Some members of society are or may be at great risk from copper toxicity. People who have Wilson's disease (p81-90) (a genetic inability to synthesize ceruloplasmin because of the gene that forms the copper chaperone ATP7B), one of the three most common forms of schizophrenia [Pfeiffer], and babies head the list.

Tetrathiomolybdate (TM) has been used to prevent copper absorption during Wilson’s disease. For some reason schizophrenia and rheumatoid arthritis seldom occur in the same person while a group of ankylosing spondilitis patients almost all had schizophrenia or an atypical psychosis [Osterberg 1978]. For a discussion of the possible use of vitamin B-3 for healing schizophrenia see this site. The toxicity in that form of schizophrenia is thought to operate primarily through copper’s affect on a zinc deficiency. So zinc and manganese supplements were suggested as a remedy [Pfeiffer, 1972, p163]. Diabetics are more efficient at absorbing copper [Craft], as already mentioned, and may have a narrow safe range. However, the pancreas can be irreversibly destroyed by a copper deficiency in rats inside a few months, but the isles of Langerhan are not affected [Smith, et al 1982] [Fell]. Even so, there is somewhat of negative correlation between copper in drinking water and onset of juvenile diabetes [Zhao]. I suspect that this is a result of a synergism of a copper deficiency with capsaicin poison in chili pepper (see two paragraphs down). In cases of juvenile diabetes, there were lower than normal levels of reduced glutathione, ceruloplasmin oxidase activity, zinc, copper and sodium, while the other elements show no significant changes [Awadallah]. So it is possible that people with partial destruction of their beta cells could cut back on their medication with proper nutrition.


It is possible that adequate copper could help prevent insulin dependant diabetes since it does so for ATZ poisoned mice [Sitasawad] and copper in drinking water has somewhat of a protective affect [Zhao]. It could be that copper produces its effects through super oxidase dismutase because it has been shown that the antioxidant metalloporphyrin-based superoxide dismutase (SOD) can prevent or delay the onset of the so called autoimmune cascade in diabetes, using mice as subjects. [Haskins].

Once insulin dependant diabetes sets in handling copper may be a problem and may be part of the difficulty with poor health afflicting people with diabetes. It has been found that taking vitamin C supplements increases mortality from cardiovascular disease in diabetics. This may because of the fact that vitamin C increases the need for copper.

It is conceivable that copper deficiency can help cause type I diabetes by way of a synergism with capsaicin poison in chili peppers [Weber 2008]. I propose that capsaicin (8-methyl-N-vanillyl-6-nonenamide) in chili peppers may be one of the poisons involved in producing insulin dependant diabetes. The fact that Hispanics, who have a much higher diabetes rate than Anglicans, eat more chili than Anglicans supports this. I have a suspicion that capsaicin may be exerting part of its affect, if it is having this affect, by inhibiting one of the copper enzymes. However copper deficiency has no direct affect on the isles of Langerhan since it destroys the pancreas but not the isles, as mentioned above, so it must exert its affect, if it does, by synergism with something else, possibly capsaicin.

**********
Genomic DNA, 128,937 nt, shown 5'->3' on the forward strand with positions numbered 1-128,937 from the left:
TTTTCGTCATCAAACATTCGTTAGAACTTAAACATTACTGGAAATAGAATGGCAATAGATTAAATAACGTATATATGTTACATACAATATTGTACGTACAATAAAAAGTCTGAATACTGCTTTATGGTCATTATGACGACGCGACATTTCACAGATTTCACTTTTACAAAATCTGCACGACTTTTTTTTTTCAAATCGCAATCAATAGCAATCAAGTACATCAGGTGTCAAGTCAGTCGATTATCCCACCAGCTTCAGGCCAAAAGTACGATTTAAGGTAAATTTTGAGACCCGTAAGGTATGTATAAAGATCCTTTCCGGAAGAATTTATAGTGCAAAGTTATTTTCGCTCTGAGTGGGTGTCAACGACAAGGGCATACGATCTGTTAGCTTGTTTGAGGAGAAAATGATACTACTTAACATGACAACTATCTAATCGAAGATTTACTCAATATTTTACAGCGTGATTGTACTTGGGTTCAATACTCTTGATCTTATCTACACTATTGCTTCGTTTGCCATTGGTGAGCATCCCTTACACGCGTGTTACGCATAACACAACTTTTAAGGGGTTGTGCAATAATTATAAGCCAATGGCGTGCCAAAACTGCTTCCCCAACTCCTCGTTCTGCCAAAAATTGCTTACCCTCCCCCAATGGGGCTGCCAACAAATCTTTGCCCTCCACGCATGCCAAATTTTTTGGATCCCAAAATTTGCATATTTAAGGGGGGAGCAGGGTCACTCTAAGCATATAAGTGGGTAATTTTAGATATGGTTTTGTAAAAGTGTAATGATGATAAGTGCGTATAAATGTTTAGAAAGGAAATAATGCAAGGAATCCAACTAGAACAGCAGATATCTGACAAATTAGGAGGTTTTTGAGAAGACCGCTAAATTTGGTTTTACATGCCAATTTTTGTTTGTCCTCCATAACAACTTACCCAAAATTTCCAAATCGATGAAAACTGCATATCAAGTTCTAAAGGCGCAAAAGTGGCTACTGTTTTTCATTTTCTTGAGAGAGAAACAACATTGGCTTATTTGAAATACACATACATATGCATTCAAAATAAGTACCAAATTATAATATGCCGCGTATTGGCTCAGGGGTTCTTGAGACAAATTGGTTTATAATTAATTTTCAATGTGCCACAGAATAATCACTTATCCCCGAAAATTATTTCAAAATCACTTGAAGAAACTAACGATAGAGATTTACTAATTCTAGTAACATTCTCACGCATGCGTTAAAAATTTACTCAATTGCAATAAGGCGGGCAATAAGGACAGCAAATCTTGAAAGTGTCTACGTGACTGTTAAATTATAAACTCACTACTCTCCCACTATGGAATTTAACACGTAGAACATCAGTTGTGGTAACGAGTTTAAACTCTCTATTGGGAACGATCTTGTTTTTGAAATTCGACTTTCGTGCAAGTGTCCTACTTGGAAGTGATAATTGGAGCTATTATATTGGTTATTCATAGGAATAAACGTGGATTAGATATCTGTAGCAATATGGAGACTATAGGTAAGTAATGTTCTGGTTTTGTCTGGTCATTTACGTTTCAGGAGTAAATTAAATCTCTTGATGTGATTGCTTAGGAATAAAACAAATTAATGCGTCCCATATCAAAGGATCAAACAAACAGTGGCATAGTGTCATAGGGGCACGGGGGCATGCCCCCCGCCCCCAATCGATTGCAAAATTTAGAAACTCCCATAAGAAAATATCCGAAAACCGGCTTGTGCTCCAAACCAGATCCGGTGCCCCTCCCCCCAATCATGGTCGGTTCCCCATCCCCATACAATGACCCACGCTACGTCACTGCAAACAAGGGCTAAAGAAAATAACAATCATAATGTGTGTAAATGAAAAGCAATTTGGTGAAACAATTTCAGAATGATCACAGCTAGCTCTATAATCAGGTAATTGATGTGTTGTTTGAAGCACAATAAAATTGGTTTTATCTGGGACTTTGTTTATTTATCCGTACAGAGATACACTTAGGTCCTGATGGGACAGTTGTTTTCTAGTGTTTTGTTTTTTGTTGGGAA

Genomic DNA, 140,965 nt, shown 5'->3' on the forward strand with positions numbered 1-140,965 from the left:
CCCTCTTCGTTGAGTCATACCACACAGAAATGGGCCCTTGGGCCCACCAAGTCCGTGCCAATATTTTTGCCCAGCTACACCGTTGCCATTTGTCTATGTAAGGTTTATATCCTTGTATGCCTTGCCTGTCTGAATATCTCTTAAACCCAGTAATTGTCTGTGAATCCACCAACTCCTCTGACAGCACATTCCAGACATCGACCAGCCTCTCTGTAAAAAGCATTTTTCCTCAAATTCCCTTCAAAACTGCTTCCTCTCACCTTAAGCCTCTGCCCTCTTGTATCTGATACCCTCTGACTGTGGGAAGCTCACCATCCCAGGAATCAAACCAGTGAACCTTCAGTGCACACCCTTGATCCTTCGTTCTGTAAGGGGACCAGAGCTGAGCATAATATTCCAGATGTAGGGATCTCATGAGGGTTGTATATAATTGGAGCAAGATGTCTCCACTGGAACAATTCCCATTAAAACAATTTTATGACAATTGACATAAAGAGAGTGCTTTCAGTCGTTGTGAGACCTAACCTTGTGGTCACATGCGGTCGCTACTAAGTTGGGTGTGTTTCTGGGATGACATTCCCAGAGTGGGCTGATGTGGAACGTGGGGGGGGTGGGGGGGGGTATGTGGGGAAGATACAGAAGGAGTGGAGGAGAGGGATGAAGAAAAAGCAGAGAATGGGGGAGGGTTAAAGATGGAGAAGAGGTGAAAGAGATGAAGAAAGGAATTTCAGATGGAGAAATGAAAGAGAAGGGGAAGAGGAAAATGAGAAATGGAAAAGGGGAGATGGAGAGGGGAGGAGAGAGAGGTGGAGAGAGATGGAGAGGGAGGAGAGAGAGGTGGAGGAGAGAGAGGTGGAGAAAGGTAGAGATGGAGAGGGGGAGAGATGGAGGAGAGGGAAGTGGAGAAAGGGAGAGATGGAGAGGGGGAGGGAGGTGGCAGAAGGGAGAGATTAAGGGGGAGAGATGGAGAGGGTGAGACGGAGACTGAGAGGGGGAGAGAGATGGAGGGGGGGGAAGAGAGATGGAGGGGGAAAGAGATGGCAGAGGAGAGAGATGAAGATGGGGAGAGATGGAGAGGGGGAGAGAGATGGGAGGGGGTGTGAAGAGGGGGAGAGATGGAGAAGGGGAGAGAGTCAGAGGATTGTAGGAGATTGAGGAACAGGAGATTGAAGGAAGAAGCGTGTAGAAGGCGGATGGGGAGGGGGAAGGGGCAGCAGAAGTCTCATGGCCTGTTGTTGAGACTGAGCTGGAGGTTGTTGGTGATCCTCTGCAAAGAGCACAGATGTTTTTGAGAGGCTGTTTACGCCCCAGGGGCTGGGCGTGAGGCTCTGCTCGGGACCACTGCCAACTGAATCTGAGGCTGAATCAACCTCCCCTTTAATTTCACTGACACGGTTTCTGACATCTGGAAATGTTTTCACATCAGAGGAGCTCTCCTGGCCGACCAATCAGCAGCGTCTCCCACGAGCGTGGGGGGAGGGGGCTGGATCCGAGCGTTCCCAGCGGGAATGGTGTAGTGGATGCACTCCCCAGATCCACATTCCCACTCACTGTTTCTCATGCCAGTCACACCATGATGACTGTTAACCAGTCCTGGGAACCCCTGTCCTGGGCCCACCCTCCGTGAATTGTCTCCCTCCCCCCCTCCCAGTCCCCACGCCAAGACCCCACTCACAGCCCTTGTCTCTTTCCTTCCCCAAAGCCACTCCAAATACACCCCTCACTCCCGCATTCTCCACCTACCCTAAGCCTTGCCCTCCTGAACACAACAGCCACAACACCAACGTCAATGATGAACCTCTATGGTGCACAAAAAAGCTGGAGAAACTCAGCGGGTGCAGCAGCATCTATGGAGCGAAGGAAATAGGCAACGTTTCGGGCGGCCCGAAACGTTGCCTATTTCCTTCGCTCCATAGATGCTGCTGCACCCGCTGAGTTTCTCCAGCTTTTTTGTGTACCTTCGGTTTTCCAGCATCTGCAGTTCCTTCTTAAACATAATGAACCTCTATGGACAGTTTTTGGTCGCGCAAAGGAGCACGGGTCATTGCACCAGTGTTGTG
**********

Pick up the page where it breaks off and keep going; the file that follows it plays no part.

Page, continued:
Copper is crucial for growth of blood vessels (angiogenesis). Therefore excessive copper takes on some of the aspects of toxicity when afflicted by cancer. Metastatic solid tumors have been arrested in several different types of cancer by inducing an artificial copper deficiency using tetrathiomolybdate (TM) [Brewer, et al]. Serum ceruloplasmin was used as a marker for total body copper. The procedure worked because copper is a required cofactor for the function of many key mediators of blood vessel growth, such as basic fibroblast (a cell group that gives rise to connective tissue) growth factor, vascular endothelial (lining of the blood vessels and lymph) growth factor, and angiogenin, Because anemia is the first clinical sign of copper deficiency, the goal of the study was to reduce ceruloplasmin to 20% of baseline value without reducing hematocrit below 80% of baseline. Brewer, et al [Brewer, et al] felt that ceruloplasmin is a reliable and sensitive measure of copper status at 20% and above, and tetrathiomolybdate was nontoxic when ceruloplasmin was reduced to 15-20% of baseline. However ceruloplasmin is not reliable when there is inflammation, infection or after surgery because ceruloplasmin makes up 80-90% of the blood’s copper or more. Ceruloplasmin content can be correlated with C-reactive protein (p69). C-reactive protein will rise 10 to 100 fold within 48 hours of infection or injury. Most of the enzyme systems other than growth factors were not degraded excessively. No exacerbation of toxicity was obvious by the addition of interferon alpha to the tetrathiomolybdate treatment in one of the patients. This procedure would probably work for other copper toxic conditions also, and was originally used to solve toxicity during Wilson’s syndrome. See this site for sources of tetrathiomolybdate, physician’s liability, and discussion with regard to Hodgkin’s syndrome. This may prove to be a good strategy to buy time until interferon, naltrexone, or other low side affect strategies can take hold (see discussion of naltrexone at the end).